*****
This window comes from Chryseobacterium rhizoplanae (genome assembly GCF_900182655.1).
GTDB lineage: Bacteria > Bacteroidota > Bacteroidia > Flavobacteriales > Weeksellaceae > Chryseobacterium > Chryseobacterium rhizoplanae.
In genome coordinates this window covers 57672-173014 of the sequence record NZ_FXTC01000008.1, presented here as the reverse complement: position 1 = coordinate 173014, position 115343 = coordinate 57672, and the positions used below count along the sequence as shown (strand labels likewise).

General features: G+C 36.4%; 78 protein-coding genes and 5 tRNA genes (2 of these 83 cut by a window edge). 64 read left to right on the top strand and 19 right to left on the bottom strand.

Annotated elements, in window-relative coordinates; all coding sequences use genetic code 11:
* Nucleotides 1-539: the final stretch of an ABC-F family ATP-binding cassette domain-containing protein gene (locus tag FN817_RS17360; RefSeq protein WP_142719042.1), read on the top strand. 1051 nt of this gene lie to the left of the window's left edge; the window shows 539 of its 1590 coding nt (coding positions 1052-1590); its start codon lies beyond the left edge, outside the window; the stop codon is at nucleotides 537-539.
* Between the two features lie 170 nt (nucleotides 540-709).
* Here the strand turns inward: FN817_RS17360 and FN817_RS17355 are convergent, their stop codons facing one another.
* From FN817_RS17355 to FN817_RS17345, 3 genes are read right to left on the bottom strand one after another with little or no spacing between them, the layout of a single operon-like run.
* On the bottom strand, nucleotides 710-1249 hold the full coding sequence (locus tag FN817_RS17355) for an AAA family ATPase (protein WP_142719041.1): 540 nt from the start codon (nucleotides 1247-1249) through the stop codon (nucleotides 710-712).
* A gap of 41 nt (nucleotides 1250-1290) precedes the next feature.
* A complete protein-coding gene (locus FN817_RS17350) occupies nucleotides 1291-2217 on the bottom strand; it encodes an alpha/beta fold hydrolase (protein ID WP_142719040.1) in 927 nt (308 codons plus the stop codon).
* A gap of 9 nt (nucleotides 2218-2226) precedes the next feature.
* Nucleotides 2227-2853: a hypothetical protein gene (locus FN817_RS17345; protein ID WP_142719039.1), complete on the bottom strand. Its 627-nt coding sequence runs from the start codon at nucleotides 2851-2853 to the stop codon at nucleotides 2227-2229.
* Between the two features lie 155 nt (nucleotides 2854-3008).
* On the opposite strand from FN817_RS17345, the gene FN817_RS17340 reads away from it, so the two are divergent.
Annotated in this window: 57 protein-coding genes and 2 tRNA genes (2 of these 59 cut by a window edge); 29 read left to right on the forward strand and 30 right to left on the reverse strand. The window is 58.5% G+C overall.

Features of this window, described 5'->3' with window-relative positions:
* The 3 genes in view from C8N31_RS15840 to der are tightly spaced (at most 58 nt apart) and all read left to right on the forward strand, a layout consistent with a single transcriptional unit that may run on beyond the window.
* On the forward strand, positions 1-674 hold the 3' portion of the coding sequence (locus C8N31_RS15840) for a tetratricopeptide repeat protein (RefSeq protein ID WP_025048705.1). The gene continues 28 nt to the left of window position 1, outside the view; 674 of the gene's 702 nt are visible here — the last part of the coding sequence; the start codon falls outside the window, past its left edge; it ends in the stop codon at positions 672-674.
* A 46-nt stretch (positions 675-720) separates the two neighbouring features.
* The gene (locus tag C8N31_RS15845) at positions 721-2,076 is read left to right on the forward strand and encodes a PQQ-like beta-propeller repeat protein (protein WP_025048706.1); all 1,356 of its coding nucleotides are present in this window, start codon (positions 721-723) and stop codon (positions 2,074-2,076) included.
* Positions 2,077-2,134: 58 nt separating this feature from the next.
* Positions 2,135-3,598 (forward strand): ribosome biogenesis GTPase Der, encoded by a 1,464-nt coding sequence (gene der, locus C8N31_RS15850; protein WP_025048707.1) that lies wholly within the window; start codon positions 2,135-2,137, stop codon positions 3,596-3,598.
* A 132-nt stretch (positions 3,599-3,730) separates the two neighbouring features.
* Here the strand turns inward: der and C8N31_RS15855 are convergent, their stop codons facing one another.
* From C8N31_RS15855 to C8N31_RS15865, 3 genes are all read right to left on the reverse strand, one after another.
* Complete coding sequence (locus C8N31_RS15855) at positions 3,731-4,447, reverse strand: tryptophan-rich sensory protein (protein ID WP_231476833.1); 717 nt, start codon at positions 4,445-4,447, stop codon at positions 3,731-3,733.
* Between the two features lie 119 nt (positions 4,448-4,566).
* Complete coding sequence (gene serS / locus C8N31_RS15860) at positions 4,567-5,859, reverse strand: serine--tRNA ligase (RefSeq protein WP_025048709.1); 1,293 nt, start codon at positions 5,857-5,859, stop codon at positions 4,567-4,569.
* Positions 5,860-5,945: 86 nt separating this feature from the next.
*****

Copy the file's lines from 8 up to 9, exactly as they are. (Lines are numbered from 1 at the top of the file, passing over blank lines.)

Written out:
* Here the strand turns inward: FN817_RS17360 and FN817_RS17355 are convergent, their stop codons facing one another.
* From FN817_RS17355 to FN817_RS17345, 3 genes are read right to left on the bottom strand one after another with little or no spacing between them, the layout of a single operon-like run.